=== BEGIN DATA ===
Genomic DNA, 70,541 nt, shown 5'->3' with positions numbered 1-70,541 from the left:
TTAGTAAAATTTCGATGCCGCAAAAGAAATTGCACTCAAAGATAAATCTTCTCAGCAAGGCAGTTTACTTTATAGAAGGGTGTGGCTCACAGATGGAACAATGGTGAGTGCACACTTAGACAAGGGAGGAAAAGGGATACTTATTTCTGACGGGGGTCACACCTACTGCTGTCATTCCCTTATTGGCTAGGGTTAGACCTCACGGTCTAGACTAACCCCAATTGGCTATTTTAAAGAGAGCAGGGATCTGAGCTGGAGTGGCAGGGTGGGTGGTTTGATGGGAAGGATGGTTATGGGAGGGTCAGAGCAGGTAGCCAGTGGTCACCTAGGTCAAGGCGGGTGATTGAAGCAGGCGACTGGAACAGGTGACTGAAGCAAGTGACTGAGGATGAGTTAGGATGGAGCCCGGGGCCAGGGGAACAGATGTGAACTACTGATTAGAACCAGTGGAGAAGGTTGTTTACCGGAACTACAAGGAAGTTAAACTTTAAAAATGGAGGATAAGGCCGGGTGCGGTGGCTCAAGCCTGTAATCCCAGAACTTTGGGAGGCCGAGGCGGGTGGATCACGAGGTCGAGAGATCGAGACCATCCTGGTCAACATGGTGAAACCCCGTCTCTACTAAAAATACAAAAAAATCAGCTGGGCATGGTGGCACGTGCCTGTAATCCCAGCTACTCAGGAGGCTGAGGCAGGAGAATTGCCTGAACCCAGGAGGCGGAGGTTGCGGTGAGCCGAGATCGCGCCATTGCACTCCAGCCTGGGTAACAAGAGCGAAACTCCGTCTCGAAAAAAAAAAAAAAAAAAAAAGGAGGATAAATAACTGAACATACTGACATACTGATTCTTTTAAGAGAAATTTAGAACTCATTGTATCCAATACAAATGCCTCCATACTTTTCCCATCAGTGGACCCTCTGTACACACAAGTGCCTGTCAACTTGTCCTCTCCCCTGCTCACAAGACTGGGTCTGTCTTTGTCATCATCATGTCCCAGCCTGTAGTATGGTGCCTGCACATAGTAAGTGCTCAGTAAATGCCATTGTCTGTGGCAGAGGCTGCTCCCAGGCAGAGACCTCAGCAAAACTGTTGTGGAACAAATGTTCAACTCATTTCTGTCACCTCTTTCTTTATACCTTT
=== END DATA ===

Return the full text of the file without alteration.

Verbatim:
Genomic DNA, 70,541 nt, shown 5'->3' with positions numbered 1-70,541 from the left:
TTAGTAAAATTTCGATGCCGCAAAAGAAATTGCACTCAAAGATAAATCTTCTCAGCAAGGCAGTTTACTTTATAGAAGGGTGTGGCTCACAGATGGAACAATGGTGAGTGCACACTTAGACAAGGGAGGAAAAGGGATACTTATTTCTGACGGGGGTCACACCTACTGCTGTCATTCCCTTATTGGCTAGGGTTAGACCTCACGGTCTAGACTAACCCCAATTGGCTATTTTAAAGAGAGCAGGGATCTGAGCTGGAGTGGCAGGGTGGGTGGTTTGATGGGAAGGATGGTTATGGGAGGGTCAGAGCAGGTAGCCAGTGGTCACCTAGGTCAAGGCGGGTGATTGAAGCAGGCGACTGGAACAGGTGACTGAAGCAAGTGACTGAGGATGAGTTAGGATGGAGCCCGGGGCCAGGGGAACAGATGTGAACTACTGATTAGAACCAGTGGAGAAGGTTGTTTACCGGAACTACAAGGAAGTTAAACTTTAAAAATGGAGGATAAGGCCGGGTGCGGTGGCTCAAGCCTGTAATCCCAGAACTTTGGGAGGCCGAGGCGGGTGGATCACGAGGTCGAGAGATCGAGACCATCCTGGTCAACATGGTGAAACCCCGTCTCTACTAAAAATACAAAAAAATCAGCTGGGCATGGTGGCACGTGCCTGTAATCCCAGCTACTCAGGAGGCTGAGGCAGGAGAATTGCCTGAACCCAGGAGGCGGAGGTTGCGGTGAGCCGAGATCGCGCCATTGCACTCCAGCCTGGGTAACAAGAGCGAAACTCCGTCTCGAAAAAAAAAAAAAAAAAAAAAGGAGGATAAATAACTGAACATACTGACATACTGATTCTTTTAAGAGAAATTTAGAACTCATTGTATCCAATACAAATGCCTCCATACTTTTCCCATCAGTGGACCCTCTGTACACACAAGTGCCTGTCAACTTGTCCTCTCCCCTGCTCACAAGACTGGGTCTGTCTTTGTCATCATCATGTCCCAGCCTGTAGTATGGTGCCTGCACATAGTAAGTGCTCAGTAAATGCCATTGTCTGTGGCAGAGGCTGCTCCCAGGCAGAGACCTCAGCAAAACTGTTGTGGAACAAATGTTCAACTCATTTCTGTCACCTCTTTCTTTATACCTTT